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Beloved Bookstore’s Final Chapter

(Last Updated On: May 10, 2017)

LEAD-MAIN-Closing Sale 2

I recently spoke with poet and fiction writer Fred Chappell about Ben Matthews and his Greensboro institution. “All bookstores should be eccentric,” said Fred, “and the Browsery was the most so, particularly because of the clientele. And then you have Ben himself, the good shepherd of all us aardvarks.”

Soon, probably in July, the crown prince of caustic bibliophilia will be closing his doors, although he intends to sell as many used books as he can before then. When I posted about Ben’s sale on Facebook, some expressed surprise he’s still open.

Ben attributes that misconception to his 2003 move from his old location at 504 Elm Street to his present space at 516 Elm. “The Greensboro paper had a big headline on the first page of the local sections, The Browsery Turns a Page, and folks thought we were closing rather than moving. We’ve never had the traffic we had at the old place. Every so often over the past fourteen years, somebody wanders in and acts surprised we’re still here. Soon we won’t be. Once the payment is made, we’ll have sixty days to vacate. It’s been a good run.”

It has indeed. Ben was born in Fort Valley, Georgia, and came to UNCG in 1967, two years after they first admitted men. “I wanted to study with Dr. Joseph Bryant, the Chairman of the English Department, with whom I’d taken Freshman English at Sewanee. But he left for Syracuse, and then my father was murdered and I had to drop out. I always kept thinking I would get back to school but somehow I never did. A shame I didn’t — it would have only been two or three more years and thousands of dollars wasted.”

Before Greensboro, Ben had managed a retail bookstand and newsstand in Georgia. In April of 1976, he opened the first Browsery at 547 South Mendenhall, where Firehouse Grocery is now. “I came here and couldn’t find a damn bookstore, not for miles around. Finally found the Book Corner in Durham. They arranged by publisher. Used books. By publisher. I cussed that man out and never went back. His name was Marley. I’ve always said that if I wrote my memoirs of bookselling, I’d paraphrase Dickens and say ‘To begin with: Marley was still alive.’”

Greensboro was different in those days. “Adult bookstores were a big thing. I used to have people call and say, do you have adult books? I would reply, but of course! It took a while to realize they were making an inquiry I wasn’t answering. Many times late in the evening I would have squirrely fellows in coats and ties and hats browse the shelves, looking like they thought they might get contaminated if they touched anything. That was the vice squad looking for pornography.”

A few years later, he had a second location downtown. “By about 1984, I opened on 504-506 Elm. The Mendenhall location closed around 2000. Maybe earlier. It got to the point where I couldn’t operate everything. But I’ve never sold as many books or had as much fun as when I was in College Hill. There was friendliness and a casualness about that that was just perfect.”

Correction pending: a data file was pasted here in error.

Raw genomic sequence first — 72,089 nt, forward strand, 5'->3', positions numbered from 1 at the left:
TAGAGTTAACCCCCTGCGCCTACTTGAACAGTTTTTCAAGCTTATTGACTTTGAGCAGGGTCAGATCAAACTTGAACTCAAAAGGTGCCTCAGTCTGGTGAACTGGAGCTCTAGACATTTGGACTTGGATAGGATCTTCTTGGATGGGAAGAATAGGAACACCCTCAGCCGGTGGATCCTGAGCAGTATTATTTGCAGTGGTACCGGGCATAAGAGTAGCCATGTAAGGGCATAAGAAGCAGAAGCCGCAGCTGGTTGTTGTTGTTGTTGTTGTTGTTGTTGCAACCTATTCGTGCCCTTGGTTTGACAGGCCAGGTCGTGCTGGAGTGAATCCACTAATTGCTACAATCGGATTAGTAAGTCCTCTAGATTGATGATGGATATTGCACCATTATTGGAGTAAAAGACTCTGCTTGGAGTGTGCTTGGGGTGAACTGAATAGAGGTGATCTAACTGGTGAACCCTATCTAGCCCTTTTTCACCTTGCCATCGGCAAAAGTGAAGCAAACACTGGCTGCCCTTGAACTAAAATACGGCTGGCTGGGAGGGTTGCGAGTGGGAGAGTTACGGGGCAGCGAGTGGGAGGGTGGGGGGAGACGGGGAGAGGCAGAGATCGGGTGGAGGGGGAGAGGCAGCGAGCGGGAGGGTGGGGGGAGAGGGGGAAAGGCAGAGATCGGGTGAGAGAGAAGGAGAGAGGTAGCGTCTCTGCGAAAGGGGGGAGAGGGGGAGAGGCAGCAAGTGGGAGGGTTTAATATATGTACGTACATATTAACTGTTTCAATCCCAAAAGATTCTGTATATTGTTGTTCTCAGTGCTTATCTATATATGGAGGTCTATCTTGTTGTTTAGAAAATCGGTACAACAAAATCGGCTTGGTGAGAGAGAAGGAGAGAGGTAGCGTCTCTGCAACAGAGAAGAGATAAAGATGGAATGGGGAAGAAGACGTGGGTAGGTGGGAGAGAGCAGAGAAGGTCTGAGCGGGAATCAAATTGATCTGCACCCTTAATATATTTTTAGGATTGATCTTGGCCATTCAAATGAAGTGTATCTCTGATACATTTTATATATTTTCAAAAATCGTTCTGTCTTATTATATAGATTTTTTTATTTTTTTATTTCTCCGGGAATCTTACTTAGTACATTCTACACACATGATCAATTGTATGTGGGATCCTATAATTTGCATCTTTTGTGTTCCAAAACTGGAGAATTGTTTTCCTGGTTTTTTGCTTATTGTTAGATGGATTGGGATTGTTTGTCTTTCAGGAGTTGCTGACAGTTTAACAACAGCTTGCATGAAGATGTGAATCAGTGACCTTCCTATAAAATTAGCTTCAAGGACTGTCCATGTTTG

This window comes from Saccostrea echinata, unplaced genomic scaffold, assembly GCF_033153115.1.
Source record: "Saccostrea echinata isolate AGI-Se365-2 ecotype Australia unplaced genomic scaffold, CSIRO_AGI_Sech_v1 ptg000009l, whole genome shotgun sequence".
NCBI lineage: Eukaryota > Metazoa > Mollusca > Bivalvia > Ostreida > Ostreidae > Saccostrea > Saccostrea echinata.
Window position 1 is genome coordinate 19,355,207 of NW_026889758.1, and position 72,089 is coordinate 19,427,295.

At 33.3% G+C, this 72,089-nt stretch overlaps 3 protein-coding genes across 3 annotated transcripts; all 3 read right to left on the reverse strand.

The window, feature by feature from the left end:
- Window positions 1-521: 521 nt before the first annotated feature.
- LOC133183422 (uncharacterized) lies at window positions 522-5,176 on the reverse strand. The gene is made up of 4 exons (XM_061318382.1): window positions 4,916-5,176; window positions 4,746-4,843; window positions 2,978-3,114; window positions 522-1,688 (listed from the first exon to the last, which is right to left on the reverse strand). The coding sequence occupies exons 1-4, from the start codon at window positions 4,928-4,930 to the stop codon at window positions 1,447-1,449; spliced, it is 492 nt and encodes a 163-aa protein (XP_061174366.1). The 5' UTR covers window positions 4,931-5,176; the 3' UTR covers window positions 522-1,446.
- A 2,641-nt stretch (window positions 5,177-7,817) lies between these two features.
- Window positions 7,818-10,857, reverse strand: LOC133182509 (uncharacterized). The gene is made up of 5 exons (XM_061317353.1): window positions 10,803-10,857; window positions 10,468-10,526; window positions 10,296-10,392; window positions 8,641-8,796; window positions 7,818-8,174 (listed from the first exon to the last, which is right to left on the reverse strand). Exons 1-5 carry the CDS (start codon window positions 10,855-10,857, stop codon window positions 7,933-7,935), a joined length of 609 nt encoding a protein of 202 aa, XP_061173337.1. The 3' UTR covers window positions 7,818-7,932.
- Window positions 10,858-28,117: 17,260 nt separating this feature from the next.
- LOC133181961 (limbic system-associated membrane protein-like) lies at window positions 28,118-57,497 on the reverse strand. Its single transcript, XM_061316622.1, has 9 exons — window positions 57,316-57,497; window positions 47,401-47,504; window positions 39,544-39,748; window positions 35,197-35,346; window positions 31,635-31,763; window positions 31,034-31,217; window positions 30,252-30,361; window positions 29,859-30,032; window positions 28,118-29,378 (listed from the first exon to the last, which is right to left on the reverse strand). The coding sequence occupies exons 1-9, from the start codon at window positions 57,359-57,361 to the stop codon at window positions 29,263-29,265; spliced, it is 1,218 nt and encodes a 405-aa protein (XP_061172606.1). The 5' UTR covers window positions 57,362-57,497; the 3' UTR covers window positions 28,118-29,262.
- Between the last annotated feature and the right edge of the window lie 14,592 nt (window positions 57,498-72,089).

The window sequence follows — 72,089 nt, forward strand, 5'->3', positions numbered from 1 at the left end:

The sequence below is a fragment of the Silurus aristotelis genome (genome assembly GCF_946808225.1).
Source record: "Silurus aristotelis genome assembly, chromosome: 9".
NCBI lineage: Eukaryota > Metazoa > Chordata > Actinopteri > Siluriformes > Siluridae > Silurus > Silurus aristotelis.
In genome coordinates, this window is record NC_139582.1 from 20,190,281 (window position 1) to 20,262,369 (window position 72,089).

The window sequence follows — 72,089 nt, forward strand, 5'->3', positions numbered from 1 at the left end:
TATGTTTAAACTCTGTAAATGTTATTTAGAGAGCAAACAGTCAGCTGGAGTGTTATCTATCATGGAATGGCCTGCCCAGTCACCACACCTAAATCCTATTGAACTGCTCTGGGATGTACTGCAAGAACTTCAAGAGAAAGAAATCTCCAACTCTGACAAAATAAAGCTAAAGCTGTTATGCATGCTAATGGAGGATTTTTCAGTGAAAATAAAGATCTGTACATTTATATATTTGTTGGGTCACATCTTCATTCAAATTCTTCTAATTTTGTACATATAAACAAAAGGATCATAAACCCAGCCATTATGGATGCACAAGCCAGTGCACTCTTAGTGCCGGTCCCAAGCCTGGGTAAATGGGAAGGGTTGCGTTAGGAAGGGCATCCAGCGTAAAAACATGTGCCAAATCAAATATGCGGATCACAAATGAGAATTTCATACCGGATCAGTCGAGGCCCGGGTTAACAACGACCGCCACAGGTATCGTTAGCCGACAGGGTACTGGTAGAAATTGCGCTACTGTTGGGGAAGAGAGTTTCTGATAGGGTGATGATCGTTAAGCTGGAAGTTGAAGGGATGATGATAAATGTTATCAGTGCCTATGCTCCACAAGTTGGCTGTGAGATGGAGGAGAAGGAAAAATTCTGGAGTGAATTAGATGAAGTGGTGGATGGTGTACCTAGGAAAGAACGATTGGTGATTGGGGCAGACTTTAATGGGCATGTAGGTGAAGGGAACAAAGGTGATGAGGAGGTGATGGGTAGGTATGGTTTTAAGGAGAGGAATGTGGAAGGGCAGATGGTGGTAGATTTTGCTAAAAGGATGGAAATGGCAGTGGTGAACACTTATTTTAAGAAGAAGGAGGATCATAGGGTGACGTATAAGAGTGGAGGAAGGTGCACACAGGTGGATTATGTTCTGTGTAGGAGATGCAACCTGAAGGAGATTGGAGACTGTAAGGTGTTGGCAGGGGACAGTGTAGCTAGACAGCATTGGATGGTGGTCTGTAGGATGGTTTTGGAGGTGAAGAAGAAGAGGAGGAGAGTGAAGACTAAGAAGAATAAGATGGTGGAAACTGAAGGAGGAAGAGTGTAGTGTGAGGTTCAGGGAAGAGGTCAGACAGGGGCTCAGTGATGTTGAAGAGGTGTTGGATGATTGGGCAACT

Ben seems disinclined to name the most valuable collectibles that have passed through his stores over the years. “I’ve not sought treasures, but I’ve found a few. One was a book called Tactics of Calvary, a 1793 NC imprint with folding charts showing the movements of military horse corps.” I ask him if he still has it. “Lordy no, it paid for many, many lunches. One of the things I most enjoyed finding was a true first edition of Catcher in the Rye, which I sold when it was worth about a thousand.” Now he reckons it would go for twenty times that.

“The treasures to me are not the things that are monetarily valuable, but that meant something personally, like finding a signed Robert Frost first printing, or a Robert Penn Warren or Randall Jarrell. Those just went to my house and never came out.”

Ben has thought of retirement before. “I dreamed of turning sixty and doing a limited printing of the Benjy sections of The Sound in the Fury with differently colored text to indicate different time levels, as Faulkner had talked about doing, instead of italics. But a few years ago, the Folio Society did that and it’s $350 and I can’t even afford the damned thing. I’m 77, so I’ve gone 12 years beyond what would have been retirement age, and Jill Faulkner Summers, whose permission I would have needed, has died. And Cleanth Brooks whom I wanted to write a preface for it, he’s died, too.”

So what does the future hold? “The obvious,” says Ben, with a typically mordant chuckle. “But before then, I’m not going to beg on the street. I will do some selling, I guess, on the internet. And I have a booth at Golden Antiques and Treasures on 341 Ram Loop off 220 North in Stokesdale. When I was young, I wanted to become a bookseller, and now it looks like I’ve become a bookkeeper. One of the great joys of having been in business is that college kids used to come in on dates. Over the years I’ve seen them come in and marry and become parents and seen what joys they can bring forth in the way of wonderfully educated children. There is no business you can go into in which you will meet a finer caliber of client.”

Prove Ben right. Before he closes for good, and whether to take advantage of his sale or just say hi, come visit the Browsery at 516 North Elm Street in Greensboro from 11:30 to 5 p.m. Monday through Saturday (336-274-3231).